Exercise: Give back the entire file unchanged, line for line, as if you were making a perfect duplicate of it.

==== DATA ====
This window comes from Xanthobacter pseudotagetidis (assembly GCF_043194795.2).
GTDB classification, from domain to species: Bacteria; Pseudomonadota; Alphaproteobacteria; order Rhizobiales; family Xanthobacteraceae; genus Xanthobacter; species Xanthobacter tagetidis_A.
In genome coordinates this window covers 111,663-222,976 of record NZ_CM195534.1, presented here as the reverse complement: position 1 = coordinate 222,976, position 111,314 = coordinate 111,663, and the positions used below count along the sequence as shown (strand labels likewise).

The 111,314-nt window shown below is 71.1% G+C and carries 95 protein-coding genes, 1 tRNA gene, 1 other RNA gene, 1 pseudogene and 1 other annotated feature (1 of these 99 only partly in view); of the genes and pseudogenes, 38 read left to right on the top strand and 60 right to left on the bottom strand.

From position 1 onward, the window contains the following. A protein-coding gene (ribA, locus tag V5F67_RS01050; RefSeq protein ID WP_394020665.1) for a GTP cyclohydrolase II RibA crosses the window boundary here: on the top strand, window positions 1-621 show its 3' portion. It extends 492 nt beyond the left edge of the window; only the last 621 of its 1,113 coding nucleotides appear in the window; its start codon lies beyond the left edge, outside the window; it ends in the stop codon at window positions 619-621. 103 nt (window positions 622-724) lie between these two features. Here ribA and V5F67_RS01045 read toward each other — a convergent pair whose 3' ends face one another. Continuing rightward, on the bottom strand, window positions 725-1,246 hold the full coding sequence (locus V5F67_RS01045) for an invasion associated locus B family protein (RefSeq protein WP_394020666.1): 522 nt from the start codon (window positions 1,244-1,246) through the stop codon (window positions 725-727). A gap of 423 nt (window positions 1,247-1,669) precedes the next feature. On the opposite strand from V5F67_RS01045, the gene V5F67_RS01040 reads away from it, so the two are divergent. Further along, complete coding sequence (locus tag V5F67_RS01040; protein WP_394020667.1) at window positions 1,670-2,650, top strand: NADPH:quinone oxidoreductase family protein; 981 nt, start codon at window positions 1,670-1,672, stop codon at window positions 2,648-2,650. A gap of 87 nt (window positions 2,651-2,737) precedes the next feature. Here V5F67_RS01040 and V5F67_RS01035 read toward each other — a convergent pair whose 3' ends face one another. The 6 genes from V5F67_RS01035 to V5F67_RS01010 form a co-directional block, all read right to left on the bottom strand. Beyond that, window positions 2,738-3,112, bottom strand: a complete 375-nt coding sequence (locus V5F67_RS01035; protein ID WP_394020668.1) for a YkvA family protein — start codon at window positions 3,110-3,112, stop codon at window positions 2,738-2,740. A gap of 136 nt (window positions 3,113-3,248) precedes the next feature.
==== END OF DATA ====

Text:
This window comes from Xanthobacter pseudotagetidis (assembly GCF_043194795.2).
GTDB classification, from domain to species: Bacteria; Pseudomonadota; Alphaproteobacteria; order Rhizobiales; family Xanthobacteraceae; genus Xanthobacter; species Xanthobacter tagetidis_A.
In genome coordinates this window covers 111,663-222,976 of record NZ_CM195534.1, presented here as the reverse complement: position 1 = coordinate 222,976, position 111,314 = coordinate 111,663, and the positions used below count along the sequence as shown (strand labels likewise).

The 111,314-nt window shown below is 71.1% G+C and carries 95 protein-coding genes, 1 tRNA gene, 1 other RNA gene, 1 pseudogene and 1 other annotated feature (1 of these 99 only partly in view); of the genes and pseudogenes, 38 read left to right on the top strand and 60 right to left on the bottom strand.

From position 1 onward, the window contains the following. A protein-coding gene (ribA, locus tag V5F67_RS01050; RefSeq protein ID WP_394020665.1) for a GTP cyclohydrolase II RibA crosses the window boundary here: on the top strand, window positions 1-621 show its 3' portion. It extends 492 nt beyond the left edge of the window; only the last 621 of its 1,113 coding nucleotides appear in the window; its start codon lies beyond the left edge, outside the window; it ends in the stop codon at window positions 619-621. 103 nt (window positions 622-724) lie between these two features. Here ribA and V5F67_RS01045 read toward each other — a convergent pair whose 3' ends face one another. Continuing rightward, on the bottom strand, window positions 725-1,246 hold the full coding sequence (locus V5F67_RS01045) for an invasion associated locus B family protein (RefSeq protein WP_394020666.1): 522 nt from the start codon (window positions 1,244-1,246) through the stop codon (window positions 725-727). A gap of 423 nt (window positions 1,247-1,669) precedes the next feature. On the opposite strand from V5F67_RS01045, the gene V5F67_RS01040 reads away from it, so the two are divergent. Further along, complete coding sequence (locus tag V5F67_RS01040; protein WP_394020667.1) at window positions 1,670-2,650, top strand: NADPH:quinone oxidoreductase family protein; 981 nt, start codon at window positions 1,670-1,672, stop codon at window positions 2,648-2,650. A gap of 87 nt (window positions 2,651-2,737) precedes the next feature. Here V5F67_RS01040 and V5F67_RS01035 read toward each other — a convergent pair whose 3' ends face one another. The 6 genes from V5F67_RS01035 to V5F67_RS01010 form a co-directional block, all read right to left on the bottom strand. Beyond that, window positions 2,738-3,112, bottom strand: a complete 375-nt coding sequence (locus V5F67_RS01035; protein ID WP_394020668.1) for a YkvA family protein — start codon at window positions 3,110-3,112, stop codon at window positions 2,738-2,740. A gap of 136 nt (window positions 3,113-3,248) precedes the next feature.